These cases highlight another factor that makes controlling payments a powerful tool for oppression—the lack of due process. When federal or state regulators want to separate a company or industry from the financial sector, they don’t need to bring a lawsuit or even let the target know. They may not even have a specific target in mind. Instead, they’re able to raise the specter that certain types of customers might pose a risk to the banks’ reputation, and that might pose a threat to the banks’ safety and soundness.
With that justification in hand, regulators can use the possibility of supervisory and enforcement actions to raise the cost of serving certain types of companies beyond the point where it’s worth it for a bank. The bank then cuts its ties with these customers, not because it was ordered to, which would be a direct government action, but because the regulator changed the calculus of whether the relationship was worth it. After all, any one account is unlikely to be worth the cost of a regulator making life difficult.
Regulators Resist Reforms
While in some cases regulators have backed off after lawsuits or congressional investigations, efforts to fix this problem have been frustratingly ineffective. The Federal Deposit Insurance Corp. settled with a payday lender and promised to revise its training, but it committed to nothing more binding. The NRA’s claims against New York officials have been steadily whittled away, not because the claims were found to be meritless, but because the defendants enjoyed immunities that prevented them from being sued.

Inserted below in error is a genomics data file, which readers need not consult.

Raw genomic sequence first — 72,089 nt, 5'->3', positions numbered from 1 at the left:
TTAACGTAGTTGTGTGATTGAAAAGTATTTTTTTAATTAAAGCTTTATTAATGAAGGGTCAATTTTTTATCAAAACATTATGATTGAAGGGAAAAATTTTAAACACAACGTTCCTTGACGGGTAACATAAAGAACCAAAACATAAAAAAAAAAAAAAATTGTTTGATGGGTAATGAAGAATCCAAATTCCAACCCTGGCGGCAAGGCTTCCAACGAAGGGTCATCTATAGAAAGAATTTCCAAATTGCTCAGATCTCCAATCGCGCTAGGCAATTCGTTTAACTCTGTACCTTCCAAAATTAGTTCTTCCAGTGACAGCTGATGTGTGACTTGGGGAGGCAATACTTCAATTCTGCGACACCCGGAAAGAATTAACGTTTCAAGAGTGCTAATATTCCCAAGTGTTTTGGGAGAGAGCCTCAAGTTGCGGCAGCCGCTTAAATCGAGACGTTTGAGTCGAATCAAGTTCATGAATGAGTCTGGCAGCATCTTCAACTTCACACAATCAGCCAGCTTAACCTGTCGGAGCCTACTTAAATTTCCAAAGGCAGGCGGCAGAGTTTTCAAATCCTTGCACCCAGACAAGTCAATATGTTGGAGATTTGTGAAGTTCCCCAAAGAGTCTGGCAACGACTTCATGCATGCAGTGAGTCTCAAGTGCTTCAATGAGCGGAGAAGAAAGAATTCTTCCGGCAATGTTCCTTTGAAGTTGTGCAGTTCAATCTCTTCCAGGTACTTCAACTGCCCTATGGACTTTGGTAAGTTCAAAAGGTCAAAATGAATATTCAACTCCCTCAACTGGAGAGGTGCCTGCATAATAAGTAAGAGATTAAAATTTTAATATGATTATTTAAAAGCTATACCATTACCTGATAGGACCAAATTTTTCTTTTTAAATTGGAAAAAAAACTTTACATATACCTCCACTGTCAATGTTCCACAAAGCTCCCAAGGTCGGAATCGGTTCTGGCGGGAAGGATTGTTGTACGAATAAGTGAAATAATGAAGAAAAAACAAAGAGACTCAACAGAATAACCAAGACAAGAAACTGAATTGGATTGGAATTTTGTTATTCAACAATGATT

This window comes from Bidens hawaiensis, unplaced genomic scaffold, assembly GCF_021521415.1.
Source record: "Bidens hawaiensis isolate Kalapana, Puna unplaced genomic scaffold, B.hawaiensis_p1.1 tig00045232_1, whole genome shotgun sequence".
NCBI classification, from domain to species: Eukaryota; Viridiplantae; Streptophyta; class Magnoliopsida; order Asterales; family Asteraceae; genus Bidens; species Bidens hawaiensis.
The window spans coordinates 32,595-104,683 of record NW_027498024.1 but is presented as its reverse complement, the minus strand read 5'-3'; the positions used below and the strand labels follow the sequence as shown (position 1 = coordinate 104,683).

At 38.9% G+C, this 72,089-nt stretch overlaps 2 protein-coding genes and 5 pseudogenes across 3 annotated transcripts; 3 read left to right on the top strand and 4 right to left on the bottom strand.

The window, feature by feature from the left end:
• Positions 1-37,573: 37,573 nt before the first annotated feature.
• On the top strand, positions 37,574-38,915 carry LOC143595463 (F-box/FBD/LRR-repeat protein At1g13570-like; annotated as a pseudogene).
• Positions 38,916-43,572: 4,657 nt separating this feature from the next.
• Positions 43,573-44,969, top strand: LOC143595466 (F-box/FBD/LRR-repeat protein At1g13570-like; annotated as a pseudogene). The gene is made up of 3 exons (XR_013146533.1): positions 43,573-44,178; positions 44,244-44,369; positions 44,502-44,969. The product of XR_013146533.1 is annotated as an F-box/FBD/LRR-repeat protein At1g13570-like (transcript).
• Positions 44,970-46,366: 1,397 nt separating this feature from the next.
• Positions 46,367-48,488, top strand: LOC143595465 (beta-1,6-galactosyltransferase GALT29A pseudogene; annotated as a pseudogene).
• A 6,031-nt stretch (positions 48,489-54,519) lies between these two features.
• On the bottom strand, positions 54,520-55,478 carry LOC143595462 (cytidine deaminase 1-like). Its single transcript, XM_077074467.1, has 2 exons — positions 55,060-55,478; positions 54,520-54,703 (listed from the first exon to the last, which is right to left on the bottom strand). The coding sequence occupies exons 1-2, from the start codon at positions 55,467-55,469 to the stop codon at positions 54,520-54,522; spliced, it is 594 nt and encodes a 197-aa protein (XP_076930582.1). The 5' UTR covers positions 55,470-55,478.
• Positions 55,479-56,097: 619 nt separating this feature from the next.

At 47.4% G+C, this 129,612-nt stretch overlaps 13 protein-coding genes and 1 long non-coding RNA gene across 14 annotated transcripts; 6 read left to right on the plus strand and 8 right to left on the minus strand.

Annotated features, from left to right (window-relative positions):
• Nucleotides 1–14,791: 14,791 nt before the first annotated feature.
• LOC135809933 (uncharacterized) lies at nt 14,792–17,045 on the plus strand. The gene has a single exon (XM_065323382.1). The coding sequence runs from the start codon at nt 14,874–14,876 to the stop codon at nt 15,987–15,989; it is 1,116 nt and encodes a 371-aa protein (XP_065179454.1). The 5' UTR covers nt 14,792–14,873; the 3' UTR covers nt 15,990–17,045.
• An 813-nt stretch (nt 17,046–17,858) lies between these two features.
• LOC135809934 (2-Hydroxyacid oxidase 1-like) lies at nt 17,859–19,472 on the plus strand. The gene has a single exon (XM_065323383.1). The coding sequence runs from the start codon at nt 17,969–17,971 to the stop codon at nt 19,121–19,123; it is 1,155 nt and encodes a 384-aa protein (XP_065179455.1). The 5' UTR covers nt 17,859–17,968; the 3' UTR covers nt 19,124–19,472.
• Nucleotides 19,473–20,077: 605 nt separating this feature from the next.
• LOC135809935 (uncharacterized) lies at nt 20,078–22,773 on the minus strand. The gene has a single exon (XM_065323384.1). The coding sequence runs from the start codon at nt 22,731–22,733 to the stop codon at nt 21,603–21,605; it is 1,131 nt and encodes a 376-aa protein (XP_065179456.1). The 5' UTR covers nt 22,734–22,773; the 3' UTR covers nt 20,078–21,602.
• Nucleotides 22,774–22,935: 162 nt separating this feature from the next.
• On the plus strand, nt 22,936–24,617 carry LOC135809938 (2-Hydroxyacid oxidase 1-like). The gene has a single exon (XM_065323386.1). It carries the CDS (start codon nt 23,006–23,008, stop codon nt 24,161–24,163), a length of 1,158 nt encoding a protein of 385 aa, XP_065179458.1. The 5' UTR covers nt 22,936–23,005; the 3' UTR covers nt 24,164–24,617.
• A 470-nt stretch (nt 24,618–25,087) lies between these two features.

Cryptocurrency is often suggested as a solution to this problem. Some very smart people see promise, but I’m skeptical, at least in a country with very well-funded and powerful governments at all levels and a digital record of almost every transaction. For crypto to be a useful medium of exchange, businesses and people must be willing to accept it, and in the end it faces the same hurdle as any other form of payment. In a period of political hostility, what business (whether the bank that holds your mortgage or the drugstore that fills your prescriptions) will accept a payment from a prohibited or redlined customer that creates a permanent financial record that the state will be able to peruse?
There are brilliant people working on more private, less traceable ways to use crypto, but even if the technical problems are solved, there will still be practical and legal roadblocks. If we are talking about a spontaneous popular movement, such as the truckers, the participants are unlikely to be up to date on the latest in stealth crypto technology. These folks aren’t professional revolutionaries; they are people who hit a breaking point. They likely didn’t take the time and effort to reconfigure their economic lives on the off chance they found themselves at a protest.
Are We Actually Free?
Even if these people can access the latest technology, what about the companies they transact with? Will their bank or grocery store install the necessary technology and train its workers to accept this stealth payment? Probably not. It doesn’t make sense for businesses to do so if 99.9% of their customers are happy using the traditional payments system, especially if they are also risking legal trouble.
But aside from the logistical hurdles of a different form of payment, there is something offensive about the notion that nominally free people need to evade their government’s efforts to oppress them. It is inherent in a dictatorship that people need to stay one step ahead of their government because their government is a predator. In a free country the government is the servant of the people and protector of their rights. Free people should not need to hide unless they are doing something sufficiently bad and illegal that the government, consistent with its duty to protect peace and order, needs to apply an appropriate sanction after due process.